Comparison of Black Body Curves

    2. How are temperature and color related?

    The amount of light produced by an object at each wavelength depends on the temperature of the object producing the light. Stars hotter than the sun (over 6,000 degrees C) put out most of their light in the blue and ultraviolet regions of the spectrum. Stars cooler than the Sun (below 5.000 degrees C) put out most of their light in the red and infrared regions of the spectrum. Solid objects heated to 1.000 degrees C appear red but are putting out far more (invisible) infrared light than red light.


    STELLAR ENCOUNTERS:

    1. How can light teach us information about the stars?

    Electromagnetic radiation, or light, is a form of energy. Visible light is a narrow range of wavelengths of the electromagnetic spectrum. By measuring the wavelength or frequency of light coming from objects in the universe, we can learn something about their nature. Since we are not able to travel to a star or take samples from a galaxy, we must depend on electromagnetic radiation to carry information to us from distant objects in space.

    The human eye is sensitive to a very small range of wavelengths called visible light. However, most objects in the universe radiate at wavelengths that our eyes cannot see. Astronomers use telescopes with detection devices that are sensitive to wavelengths other than visible light; this allows astronomers to study objects that emit this radiation, otherwise invisible to us. Computer techniques then code the light into arbitrary colors that we CAN see. The Hubble Space Telescope is able to measure wavelengths from about 0.1150 to 2 micrometers, a range that covers more than just visible light. These measurements of electromagnetic radiation enable astronomers to determine certain physical characteristics of objects, such as their temperature, composition, and velocity.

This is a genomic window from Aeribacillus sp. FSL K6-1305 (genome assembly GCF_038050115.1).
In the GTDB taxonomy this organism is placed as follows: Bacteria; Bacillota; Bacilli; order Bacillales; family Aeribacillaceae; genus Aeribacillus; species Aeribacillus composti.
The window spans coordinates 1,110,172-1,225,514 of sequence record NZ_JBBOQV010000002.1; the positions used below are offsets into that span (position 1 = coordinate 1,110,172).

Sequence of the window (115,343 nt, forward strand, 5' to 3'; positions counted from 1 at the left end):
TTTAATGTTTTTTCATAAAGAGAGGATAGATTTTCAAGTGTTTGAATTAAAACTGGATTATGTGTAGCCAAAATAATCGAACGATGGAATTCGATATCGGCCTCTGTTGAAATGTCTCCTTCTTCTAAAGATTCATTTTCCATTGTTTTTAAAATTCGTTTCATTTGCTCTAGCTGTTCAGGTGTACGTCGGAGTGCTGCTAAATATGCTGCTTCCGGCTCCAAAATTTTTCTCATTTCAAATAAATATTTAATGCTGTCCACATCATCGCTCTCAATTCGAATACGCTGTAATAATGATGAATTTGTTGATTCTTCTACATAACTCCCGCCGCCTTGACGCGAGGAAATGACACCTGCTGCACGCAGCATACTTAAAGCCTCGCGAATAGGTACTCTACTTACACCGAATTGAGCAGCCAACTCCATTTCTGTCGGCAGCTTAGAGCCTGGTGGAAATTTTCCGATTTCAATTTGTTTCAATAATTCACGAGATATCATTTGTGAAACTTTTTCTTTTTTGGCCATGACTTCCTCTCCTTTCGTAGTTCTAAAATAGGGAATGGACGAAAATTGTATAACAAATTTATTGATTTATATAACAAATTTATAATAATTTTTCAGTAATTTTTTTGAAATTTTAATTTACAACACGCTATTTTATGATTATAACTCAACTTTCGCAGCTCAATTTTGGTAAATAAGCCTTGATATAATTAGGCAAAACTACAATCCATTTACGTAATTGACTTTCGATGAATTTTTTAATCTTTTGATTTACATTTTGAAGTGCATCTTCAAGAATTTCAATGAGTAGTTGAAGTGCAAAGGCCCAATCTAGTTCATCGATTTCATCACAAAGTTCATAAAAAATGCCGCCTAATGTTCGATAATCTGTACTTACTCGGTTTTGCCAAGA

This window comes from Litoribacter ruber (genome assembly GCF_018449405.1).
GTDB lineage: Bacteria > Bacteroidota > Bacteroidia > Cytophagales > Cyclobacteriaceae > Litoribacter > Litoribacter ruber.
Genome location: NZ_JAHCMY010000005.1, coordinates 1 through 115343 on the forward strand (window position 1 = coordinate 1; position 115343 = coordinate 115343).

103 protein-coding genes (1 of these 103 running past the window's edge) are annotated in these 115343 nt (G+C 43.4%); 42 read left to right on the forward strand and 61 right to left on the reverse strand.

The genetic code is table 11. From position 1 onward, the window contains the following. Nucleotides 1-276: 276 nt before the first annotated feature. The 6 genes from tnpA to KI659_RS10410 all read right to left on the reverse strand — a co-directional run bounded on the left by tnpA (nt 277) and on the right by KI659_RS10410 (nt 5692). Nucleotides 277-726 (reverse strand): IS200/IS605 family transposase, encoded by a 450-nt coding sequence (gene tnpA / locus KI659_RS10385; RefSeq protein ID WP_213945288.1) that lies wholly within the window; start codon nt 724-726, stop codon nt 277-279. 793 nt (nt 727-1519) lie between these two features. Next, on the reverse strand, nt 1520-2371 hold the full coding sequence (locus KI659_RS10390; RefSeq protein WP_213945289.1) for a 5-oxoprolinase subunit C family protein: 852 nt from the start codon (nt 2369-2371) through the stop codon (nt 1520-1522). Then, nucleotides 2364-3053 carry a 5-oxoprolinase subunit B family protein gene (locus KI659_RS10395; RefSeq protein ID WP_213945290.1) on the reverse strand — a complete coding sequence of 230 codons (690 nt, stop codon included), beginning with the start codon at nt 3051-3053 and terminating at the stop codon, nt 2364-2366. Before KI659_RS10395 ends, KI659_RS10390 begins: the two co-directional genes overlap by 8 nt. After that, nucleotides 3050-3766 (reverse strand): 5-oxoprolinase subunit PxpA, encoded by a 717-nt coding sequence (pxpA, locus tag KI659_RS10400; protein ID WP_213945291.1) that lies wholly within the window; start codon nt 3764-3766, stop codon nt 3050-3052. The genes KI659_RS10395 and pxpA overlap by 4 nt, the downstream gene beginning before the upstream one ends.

• Words from the Scientist:

    Every day when the sun sets, the sky puts on a beautiful show of stars. It is natural to ask, how far are these stars? Do they move? What are they made of? Are they all alike? Since must of us cannot physically go to the stars to learn about them, we depend on light we receive from these distant objects to study them. In my everyday work I look at ultraviolet radiation from galaxies' centers to study the physical and kinematic characteristics of the gas that is radiating this energy.

    Anuradha Koratkar.


  • References:

    Henbest , Nigel and Michael Marten, The New Astronomy Second Edition , Cambridge University Press, 1996.

    Kuhn , Karl F. , The Quest of the Universe, West Publishing Company, 1991.

    Space Based Astronomy, NASA, 1994.

    Griffith, Mary, The Homeschooling Handbook, Prima Publishing, CA, 1997.